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Even the Pakistan Cricket Board has now realised that Kamran Akmal requires some time away from international cricket. Akmal's wicket keeping lapses have become a chronic disease--and a costly one for Pakistan cricket. There are psychological and technical issues that beg urgent attention, not just for the sake of Pakistan cricket but also for the future of Akmal, a former shining talent. Catches win matches is perhaps the oldest wisdom in cricket, and if your wicket keeper persists in dropping them then there can only be a harmful effect on your results.
The time to try somebody different arrived weeks possibly months ago but not a further moment can be wasted. Akmal's form is too wretched to risk in the Test series, while it would be equally unfair to plunge a rookie straight in. The only logical conclusion is to give Sarfraz Ahmed the remaining one-dayers to settle in before the Tests.
Kamran Akmal is young enough to win his place back but the only criterion for selection can be form. It should never be a nostalgic memory of what a player was once capable of. The PCB has often talked of its desire to ape the Australian system. It has even appointed an Australian coach rumoured to perfectly espouse that system's mentality. If either the PCB or Geoff Lawson hesitate even now, they should ask themselves what Australia would have done with the same problem? My guess is that the answer would be based on ruthlessness not sentimentality.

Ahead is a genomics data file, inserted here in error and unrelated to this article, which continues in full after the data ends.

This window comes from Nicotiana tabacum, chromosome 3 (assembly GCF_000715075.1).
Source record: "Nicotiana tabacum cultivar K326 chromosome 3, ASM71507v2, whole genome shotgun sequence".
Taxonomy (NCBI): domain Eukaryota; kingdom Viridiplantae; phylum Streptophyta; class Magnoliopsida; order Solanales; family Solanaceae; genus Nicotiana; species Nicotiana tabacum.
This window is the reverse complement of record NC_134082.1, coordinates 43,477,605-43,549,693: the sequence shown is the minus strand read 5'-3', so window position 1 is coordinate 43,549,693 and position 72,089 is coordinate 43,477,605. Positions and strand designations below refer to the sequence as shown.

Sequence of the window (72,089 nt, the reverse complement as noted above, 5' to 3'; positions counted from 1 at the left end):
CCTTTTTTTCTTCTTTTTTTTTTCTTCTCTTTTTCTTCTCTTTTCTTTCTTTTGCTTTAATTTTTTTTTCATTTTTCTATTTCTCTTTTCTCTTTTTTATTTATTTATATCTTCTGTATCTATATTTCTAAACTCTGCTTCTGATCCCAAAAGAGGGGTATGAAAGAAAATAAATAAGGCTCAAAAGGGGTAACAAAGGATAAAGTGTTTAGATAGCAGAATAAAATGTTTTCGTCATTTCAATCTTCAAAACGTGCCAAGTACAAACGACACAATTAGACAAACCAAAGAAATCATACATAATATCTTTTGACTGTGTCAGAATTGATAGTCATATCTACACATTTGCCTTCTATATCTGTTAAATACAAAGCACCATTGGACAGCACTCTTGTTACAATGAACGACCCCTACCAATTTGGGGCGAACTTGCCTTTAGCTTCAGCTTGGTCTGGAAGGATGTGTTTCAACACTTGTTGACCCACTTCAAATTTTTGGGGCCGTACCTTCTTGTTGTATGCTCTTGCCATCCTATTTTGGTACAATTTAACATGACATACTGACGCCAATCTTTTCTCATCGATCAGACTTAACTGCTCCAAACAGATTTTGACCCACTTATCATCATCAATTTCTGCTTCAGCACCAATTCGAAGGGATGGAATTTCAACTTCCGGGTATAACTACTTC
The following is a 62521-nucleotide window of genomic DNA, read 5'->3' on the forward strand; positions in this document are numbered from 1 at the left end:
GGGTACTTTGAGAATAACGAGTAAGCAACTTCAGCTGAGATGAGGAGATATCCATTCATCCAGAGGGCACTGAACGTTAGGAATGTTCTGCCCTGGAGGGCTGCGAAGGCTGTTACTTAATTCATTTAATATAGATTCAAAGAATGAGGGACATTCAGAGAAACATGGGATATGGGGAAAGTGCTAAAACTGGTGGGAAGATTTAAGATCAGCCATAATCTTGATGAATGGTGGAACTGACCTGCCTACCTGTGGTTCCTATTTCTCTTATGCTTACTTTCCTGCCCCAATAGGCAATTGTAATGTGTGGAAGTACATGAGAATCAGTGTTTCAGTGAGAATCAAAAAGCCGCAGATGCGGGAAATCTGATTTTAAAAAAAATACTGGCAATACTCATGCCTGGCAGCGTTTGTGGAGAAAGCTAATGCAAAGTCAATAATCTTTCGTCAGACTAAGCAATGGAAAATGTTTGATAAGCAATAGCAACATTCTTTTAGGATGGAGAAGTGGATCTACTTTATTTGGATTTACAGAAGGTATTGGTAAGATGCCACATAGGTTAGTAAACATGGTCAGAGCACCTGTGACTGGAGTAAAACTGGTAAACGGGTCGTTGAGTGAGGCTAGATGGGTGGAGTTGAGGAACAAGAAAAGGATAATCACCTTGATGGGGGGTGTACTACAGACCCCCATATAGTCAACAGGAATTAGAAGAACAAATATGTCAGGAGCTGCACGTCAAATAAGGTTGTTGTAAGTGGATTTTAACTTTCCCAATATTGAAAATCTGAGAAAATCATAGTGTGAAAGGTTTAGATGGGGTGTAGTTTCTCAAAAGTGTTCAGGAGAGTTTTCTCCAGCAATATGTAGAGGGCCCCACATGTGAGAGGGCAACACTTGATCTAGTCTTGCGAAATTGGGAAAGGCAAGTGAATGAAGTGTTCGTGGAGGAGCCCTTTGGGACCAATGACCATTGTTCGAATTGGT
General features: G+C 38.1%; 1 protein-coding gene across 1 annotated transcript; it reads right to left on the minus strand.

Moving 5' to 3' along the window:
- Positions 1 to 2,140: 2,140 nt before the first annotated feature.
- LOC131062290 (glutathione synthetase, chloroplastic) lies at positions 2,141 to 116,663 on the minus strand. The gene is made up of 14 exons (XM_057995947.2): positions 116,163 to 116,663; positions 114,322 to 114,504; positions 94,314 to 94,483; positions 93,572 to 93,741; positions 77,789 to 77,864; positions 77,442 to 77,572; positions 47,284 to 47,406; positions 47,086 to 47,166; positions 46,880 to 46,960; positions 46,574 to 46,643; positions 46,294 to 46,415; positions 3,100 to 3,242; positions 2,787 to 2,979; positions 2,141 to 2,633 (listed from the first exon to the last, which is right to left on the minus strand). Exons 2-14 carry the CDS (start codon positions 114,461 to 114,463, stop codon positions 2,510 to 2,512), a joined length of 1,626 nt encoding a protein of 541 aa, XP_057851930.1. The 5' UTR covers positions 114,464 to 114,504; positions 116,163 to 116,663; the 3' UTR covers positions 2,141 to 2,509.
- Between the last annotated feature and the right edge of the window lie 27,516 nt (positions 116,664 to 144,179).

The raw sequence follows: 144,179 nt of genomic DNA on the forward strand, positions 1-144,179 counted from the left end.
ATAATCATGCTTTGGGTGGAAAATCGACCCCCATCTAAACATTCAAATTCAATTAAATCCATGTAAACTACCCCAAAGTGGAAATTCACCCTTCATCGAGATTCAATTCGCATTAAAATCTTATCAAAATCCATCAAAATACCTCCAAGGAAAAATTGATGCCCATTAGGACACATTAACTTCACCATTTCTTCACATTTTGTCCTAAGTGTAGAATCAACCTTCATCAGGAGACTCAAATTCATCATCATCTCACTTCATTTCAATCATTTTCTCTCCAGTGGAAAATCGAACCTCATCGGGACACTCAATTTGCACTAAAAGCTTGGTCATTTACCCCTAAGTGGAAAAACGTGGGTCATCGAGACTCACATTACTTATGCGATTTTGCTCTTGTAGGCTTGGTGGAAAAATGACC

Kamran Abbasi is an editor, writer and broadcaster. He tweets hereFeeds: Kamran Abbasi
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Kamran Abbasi is an editor, writer and broadcaster. He was the first Asian columnist for Wisden Cricket Monthly and wisden.com. Kamran is the editor of the Journal of the Royal Society of Medicine. @KamranAbbasi